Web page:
“The simulation lab represents our vision to provide relevant opportunities, dynamic experiences, and innovative programs for Midland students by working from the marketplace back,” Midland University President said. “Marketplace relevancy is twofold: educational programs that prepare our students for the careers of today and tomorrow, and partnership with organizations in our community to create opportunities for continuous employee development.”

To learn more about Midland University’s nursing program, click here.

UNMC College of Nursing Receives $91.5K Grant for Geriatric Services

UNMC College of Nursing Receives $91.5K Grant for Geriatric Services

The University of Nebraska Medical Center College of Nursing recently received a $91,500 grant from Women Investing in Nebraska (WIN) for geriatric and dementia services. The grant was given specifically to the UNMC Geriatric Cognitive and Mental Health Project for Rural Nebraska.

The project is being managed by UNMC assistant professor Dr. Nancy Meier, who teaches adult gerontology and psychiatric mental in the nurse practitioner programs. She explained that many older patients have to travel further for specialized services, which limits their access to care. “One of the reasons for my applying for this grant is that in the 11 Panhandle counties, almost 20 percent of the population is 65 or older,” Dr. Meier told the Scottsbluff Star-Herald. “That means almost 1 in 5 individuals living in the Panhandle are over the age of 65, yet there is really a lack of providers who have specialty in being able to evaluate them from a psychiatric standpoint, as well as geriatric.”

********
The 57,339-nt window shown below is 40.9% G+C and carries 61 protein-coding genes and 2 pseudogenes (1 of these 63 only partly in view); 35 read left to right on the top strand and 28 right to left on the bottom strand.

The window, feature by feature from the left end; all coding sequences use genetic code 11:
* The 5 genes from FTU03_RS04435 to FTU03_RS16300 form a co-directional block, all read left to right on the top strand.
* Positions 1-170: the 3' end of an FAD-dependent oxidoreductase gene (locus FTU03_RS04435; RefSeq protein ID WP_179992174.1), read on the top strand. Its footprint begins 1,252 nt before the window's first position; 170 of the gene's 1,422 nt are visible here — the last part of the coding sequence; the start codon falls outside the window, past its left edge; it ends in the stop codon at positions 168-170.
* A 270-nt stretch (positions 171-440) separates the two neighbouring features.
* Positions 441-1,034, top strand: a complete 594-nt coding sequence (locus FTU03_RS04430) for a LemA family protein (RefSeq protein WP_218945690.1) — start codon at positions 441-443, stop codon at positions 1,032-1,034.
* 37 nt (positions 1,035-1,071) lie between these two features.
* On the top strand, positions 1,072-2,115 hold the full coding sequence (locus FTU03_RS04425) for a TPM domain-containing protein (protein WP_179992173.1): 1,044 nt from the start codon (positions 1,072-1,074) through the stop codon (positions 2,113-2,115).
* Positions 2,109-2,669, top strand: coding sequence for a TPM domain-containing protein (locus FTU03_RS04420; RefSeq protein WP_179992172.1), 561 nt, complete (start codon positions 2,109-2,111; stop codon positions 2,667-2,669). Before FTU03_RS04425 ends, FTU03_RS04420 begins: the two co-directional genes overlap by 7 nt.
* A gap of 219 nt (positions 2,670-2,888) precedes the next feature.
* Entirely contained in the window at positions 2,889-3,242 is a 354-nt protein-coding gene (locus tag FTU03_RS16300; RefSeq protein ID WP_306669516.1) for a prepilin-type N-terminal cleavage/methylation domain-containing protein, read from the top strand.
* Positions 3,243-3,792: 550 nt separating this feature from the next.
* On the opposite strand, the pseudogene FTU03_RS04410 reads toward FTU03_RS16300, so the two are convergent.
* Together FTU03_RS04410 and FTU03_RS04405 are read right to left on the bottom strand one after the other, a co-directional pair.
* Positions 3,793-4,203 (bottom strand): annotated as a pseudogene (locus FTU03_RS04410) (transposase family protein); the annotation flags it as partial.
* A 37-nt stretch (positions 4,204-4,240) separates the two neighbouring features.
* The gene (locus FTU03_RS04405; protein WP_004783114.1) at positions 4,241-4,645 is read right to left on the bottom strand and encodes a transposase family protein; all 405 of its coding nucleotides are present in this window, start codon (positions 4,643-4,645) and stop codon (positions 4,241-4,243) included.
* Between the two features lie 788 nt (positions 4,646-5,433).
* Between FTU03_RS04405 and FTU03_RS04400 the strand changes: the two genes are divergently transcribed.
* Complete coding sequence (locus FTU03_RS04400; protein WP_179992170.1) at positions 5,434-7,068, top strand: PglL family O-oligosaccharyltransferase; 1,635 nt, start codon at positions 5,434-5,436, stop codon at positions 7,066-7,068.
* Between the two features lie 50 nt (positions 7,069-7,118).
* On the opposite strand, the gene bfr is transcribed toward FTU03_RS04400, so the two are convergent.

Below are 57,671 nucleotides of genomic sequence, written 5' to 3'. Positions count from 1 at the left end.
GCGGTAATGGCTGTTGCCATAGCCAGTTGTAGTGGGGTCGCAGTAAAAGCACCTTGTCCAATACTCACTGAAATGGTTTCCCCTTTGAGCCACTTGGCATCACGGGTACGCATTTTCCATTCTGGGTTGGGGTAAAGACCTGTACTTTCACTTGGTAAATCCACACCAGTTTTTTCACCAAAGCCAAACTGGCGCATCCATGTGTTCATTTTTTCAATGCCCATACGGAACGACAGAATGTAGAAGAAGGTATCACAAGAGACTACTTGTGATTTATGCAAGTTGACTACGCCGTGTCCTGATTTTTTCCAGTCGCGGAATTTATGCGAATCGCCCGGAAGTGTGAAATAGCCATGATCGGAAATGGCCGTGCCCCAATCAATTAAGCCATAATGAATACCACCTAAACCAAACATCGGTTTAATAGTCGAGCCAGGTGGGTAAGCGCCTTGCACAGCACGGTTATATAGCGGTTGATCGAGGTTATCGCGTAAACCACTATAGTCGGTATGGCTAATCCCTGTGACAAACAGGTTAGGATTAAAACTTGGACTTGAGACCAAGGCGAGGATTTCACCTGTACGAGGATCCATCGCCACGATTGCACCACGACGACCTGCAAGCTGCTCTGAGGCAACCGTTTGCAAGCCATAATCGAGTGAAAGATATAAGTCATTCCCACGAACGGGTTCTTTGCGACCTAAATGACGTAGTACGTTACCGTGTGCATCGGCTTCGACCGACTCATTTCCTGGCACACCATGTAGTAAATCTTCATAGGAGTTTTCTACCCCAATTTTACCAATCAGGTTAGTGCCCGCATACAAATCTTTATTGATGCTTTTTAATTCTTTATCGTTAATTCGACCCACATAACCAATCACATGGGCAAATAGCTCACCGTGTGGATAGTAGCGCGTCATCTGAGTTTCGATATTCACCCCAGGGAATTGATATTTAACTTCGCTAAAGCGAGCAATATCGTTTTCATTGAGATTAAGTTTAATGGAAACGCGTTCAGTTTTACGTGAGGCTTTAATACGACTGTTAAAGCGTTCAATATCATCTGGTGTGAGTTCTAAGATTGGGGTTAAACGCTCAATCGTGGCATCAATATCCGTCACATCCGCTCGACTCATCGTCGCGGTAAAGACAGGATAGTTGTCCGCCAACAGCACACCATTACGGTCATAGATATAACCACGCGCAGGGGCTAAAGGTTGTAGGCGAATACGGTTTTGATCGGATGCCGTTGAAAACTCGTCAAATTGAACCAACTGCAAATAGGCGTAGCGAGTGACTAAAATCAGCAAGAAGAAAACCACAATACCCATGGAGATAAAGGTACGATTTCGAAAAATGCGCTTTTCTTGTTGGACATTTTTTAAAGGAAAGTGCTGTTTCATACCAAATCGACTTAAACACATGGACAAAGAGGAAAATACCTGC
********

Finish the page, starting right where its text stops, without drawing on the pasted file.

The grant will help Dr. Meier and other UNMC nurse practitioners get trained on performing geriatric assessments and psychiatric evaluations on patients in their own homes, in order to help access to care and help the nurse practitioners better see and understand their patients’ living situations, backgrounds, and other important details.

“I work with them to provide the details on what I think is the problem,” Meier shared with the Scottsbluff Star-Herald. “We are very specific into the needs of that older adult. Our goal is that they will be able to stay longer at home. Our goal is to be able to help them take care of the problem or give them a reference to another provider, such as physical therapy, occupational therapy or the right resource so that they are healthy and stay healthy.”

This grant from WIN is a huge boost for the program, which will also provide caregiver assessments, dementia education, and mobile services. This comes in addition to a four year, $2.6 million grant gifted in July to the UNMC College of Nursing by the U.S. Health Resources & Services Administration, aimed at improving engagement of registered nurses in patient management.

For more information about the grant awarded to the UNMC Geriatric Cognitive and Mental Health Project for Rural Nebraska, click here.